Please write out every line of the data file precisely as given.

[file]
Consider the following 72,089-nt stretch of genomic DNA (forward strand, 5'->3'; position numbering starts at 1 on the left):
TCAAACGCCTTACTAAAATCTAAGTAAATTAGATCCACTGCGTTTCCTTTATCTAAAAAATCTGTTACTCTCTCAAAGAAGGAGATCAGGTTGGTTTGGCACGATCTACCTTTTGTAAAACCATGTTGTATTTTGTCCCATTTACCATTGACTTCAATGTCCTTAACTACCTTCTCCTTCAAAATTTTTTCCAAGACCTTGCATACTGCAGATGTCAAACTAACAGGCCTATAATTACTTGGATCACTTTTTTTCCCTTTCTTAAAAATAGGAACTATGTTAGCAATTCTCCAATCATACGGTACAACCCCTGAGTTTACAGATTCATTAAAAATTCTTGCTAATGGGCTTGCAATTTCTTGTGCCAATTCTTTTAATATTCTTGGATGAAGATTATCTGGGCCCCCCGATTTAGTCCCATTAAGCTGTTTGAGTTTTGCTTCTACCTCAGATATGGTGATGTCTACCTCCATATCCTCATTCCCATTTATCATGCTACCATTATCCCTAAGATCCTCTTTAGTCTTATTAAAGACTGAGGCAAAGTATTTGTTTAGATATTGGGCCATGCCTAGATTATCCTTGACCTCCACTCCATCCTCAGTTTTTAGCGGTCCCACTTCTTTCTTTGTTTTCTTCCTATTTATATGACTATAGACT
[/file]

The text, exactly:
Consider the following 72,089-nt stretch of genomic DNA (forward strand, 5'->3'; position numbering starts at 1 on the left):
TCAAACGCCTTACTAAAATCTAAGTAAATTAGATCCACTGCGTTTCCTTTATCTAAAAAATCTGTTACTCTCTCAAAGAAGGAGATCAGGTTGGTTTGGCACGATCTACCTTTTGTAAAACCATGTTGTATTTTGTCCCATTTACCATTGACTTCAATGTCCTTAACTACCTTCTCCTTCAAAATTTTTTCCAAGACCTTGCATACTGCAGATGTCAAACTAACAGGCCTATAATTACTTGGATCACTTTTTTTCCCTTTCTTAAAAATAGGAACTATGTTAGCAATTCTCCAATCATACGGTACAACCCCTGAGTTTACAGATTCATTAAAAATTCTTGCTAATGGGCTTGCAATTTCTTGTGCCAATTCTTTTAATATTCTTGGATGAAGATTATCTGGGCCCCCCGATTTAGTCCCATTAAGCTGTTTGAGTTTTGCTTCTACCTCAGATATGGTGATGTCTACCTCCATATCCTCATTCCCATTTATCATGCTACCATTATCCCTAAGATCCTCTTTAGTCTTATTAAAGACTGAGGCAAAGTATTTGTTTAGATATTGGGCCATGCCTAGATTATCCTTGACCTCCACTCCATCCTCAGTTTTTAGCGGTCCCACTTCTTTCTTTGTTTTCTTCCTATTTATATGACTATAGACT